Perpetually wandering

Robin brings breakfast to the nest.I was chatting, the other day, with a niece about mountain hiking.

“I’d love to hike up a mountain,” I said, “as long as who I hiked with wasn’t in a hurry and loved, or at least liked, mountains.”

“As a spoiler alert, I’m in much less a hurry once I reach the top,” she replied.

Australians, I am told, like to go “on a walkabout.” I prefer to go “on a wander.” “In a hurry” has never been one of my defining traits. I could walk as long and as far as anyone, but almost anyone could beat me in a run. I always figured if where I was going would be gone by the time I got there, so be it.

My driving partner has become used, sort of, to my stopping – or even turning around – to look at something I spied just off the road. I have collected lots of pictures and more than a few interesting stories after suddenly stopping beside the road on my way from someplace to someplace else.

A person in a hurry would have finished this column already, but there are several catbirds flitting around outside my window, I just spied my first wren – a Bewicks, I think –  and a wasp has begun building a nest between the upper corner of my window and the screen I haven’t yet pulled down.

The wasp is going to take some time, I expect. She hangs there, clad in gold-ringed black, almost motionless on the far side of the seedling nest, about three-eighths inch in diameter, hanging by a thread from the bottom of the upper window pane. She has moved around slightly toward me, but not enough I can see exactly what she is doing. I wait for her to move some more.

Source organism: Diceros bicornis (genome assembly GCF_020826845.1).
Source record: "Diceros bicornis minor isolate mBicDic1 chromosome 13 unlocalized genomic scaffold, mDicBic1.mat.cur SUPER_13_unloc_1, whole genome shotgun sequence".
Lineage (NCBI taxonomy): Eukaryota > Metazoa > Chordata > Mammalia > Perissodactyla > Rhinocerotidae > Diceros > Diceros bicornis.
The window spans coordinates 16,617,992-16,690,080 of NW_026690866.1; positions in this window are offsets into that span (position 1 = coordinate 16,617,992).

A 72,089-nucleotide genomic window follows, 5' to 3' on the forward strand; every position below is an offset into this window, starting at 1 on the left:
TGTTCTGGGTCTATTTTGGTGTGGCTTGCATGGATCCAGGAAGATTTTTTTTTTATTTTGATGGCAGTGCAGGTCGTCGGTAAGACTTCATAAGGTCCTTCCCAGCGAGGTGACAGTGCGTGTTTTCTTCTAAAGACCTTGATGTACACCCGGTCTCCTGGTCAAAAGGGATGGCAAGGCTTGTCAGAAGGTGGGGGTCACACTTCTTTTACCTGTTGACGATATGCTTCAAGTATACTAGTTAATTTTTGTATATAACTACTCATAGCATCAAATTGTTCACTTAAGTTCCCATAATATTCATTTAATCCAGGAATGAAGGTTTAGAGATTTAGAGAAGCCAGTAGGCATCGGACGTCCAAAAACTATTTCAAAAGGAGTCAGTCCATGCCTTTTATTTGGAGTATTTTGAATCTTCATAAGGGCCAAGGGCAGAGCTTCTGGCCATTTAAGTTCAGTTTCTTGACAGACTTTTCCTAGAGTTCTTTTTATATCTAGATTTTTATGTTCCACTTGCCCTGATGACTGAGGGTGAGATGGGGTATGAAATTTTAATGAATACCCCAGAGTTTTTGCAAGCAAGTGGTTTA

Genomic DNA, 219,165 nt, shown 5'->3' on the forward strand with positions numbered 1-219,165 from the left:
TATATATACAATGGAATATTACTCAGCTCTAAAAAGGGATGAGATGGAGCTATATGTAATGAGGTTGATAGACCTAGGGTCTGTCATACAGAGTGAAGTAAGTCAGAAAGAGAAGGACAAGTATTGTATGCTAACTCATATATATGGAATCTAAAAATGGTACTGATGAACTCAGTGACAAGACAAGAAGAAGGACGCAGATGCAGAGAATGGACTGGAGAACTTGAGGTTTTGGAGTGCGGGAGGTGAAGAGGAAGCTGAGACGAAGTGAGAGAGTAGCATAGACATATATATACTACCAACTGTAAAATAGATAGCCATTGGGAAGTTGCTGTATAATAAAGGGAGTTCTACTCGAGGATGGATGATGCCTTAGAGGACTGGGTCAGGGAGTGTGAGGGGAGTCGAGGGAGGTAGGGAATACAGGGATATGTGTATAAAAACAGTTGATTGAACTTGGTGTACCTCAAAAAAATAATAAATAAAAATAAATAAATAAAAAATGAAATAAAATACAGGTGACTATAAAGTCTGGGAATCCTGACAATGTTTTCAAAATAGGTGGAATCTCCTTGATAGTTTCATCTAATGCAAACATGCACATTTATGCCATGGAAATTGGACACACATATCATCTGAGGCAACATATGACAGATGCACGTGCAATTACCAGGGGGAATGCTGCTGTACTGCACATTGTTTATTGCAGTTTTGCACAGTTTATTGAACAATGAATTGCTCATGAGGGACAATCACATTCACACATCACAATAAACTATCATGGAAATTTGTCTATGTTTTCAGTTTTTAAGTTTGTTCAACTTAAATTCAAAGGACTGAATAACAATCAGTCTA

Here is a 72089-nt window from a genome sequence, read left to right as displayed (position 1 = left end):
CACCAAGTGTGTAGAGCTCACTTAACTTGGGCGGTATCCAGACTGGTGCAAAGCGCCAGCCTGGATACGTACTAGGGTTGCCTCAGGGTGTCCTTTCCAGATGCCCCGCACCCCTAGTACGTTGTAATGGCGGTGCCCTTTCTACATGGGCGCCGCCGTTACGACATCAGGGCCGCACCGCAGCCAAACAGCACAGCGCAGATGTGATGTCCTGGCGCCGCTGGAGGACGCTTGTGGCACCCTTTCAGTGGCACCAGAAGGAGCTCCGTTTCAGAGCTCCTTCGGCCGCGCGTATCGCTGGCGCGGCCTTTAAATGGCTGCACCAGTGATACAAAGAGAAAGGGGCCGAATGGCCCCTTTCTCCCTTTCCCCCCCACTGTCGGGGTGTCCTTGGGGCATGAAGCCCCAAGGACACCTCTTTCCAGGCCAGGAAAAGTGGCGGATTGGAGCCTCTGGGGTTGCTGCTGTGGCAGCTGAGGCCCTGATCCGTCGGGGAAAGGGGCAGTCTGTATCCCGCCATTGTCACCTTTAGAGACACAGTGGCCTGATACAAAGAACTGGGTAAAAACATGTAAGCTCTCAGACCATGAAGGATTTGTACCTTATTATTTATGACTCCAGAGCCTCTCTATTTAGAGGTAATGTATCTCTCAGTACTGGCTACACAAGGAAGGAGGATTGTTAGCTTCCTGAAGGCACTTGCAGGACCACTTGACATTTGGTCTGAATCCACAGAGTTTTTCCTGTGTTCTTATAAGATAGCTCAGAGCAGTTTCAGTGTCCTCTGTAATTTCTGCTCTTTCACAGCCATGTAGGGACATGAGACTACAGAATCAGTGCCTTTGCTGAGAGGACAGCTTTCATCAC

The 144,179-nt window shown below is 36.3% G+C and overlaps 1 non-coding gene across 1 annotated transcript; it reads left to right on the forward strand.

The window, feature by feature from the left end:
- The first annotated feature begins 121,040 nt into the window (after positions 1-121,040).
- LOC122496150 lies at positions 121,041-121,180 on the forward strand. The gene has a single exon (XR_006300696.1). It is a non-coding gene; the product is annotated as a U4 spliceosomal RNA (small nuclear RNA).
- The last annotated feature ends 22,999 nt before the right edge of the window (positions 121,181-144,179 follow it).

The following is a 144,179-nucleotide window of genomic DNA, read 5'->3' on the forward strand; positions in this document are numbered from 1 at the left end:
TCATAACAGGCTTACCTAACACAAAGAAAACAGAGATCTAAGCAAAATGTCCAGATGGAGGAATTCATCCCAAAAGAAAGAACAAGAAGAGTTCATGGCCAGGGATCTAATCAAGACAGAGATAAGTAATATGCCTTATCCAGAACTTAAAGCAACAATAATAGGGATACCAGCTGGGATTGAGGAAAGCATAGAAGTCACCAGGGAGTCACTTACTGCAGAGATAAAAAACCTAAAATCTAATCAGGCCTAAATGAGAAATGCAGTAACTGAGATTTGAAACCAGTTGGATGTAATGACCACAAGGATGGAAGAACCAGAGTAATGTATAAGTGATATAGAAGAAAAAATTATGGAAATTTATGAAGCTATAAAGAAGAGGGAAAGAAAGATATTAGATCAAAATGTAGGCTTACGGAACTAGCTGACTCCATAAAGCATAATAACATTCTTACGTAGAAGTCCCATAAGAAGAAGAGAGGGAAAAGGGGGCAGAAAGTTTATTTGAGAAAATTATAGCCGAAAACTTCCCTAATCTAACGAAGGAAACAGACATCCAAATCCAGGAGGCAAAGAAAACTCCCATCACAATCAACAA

I have set a tripod and fixed the camera focus on the nest, the better to catalog her efforts. At one point, she was head-up, her forearms wrapped around the anchor at the top of the beginning of the nest, as though tamping cement around the anchor post. Eventually, she moved down and around the beginnings of the structure. I looked away, and when I looked back, she was gone.

But in a few minutes, she returned and climbed the window to her task. She is on my side of the nest, now, but with her back to me, as though demurely hiding the personal mechanisms of her work. I would like to watch a little more of her progress. I have never seen a wasp nest being built, though I have found many already constructed and populated, so this is a bit of a thrill.

But I will soon have to knock down the nest, while she is away and before she gets it to a point she can call in the rest of her construction crew. Wasps are generally aggressive creatures, inherently unaccepting of non-wasps. It would be unwise, I think, to encourage a nest where people congregate for summer outdoor living.

In my youth, I often wandered through the woods, turning over rocks and logs, watching the travels of birds and bugs. I was good at closing the distance to animals. Over the years, I have seen Common Loons fly underwater, and discovered a three-foot-high anthill about 100 feet from a heavily used trail, on which none of the hikers I asked had seen it.

It’s a wild and beautiful world out there, the more so when one is wandering with someone who isn’t in a hurry and loves, or at least likes, mountains – or windows on the back woods.


She circles her beginning nest, then opens the tip of her abdomen about 31 seconds in — something I’d never before seen.

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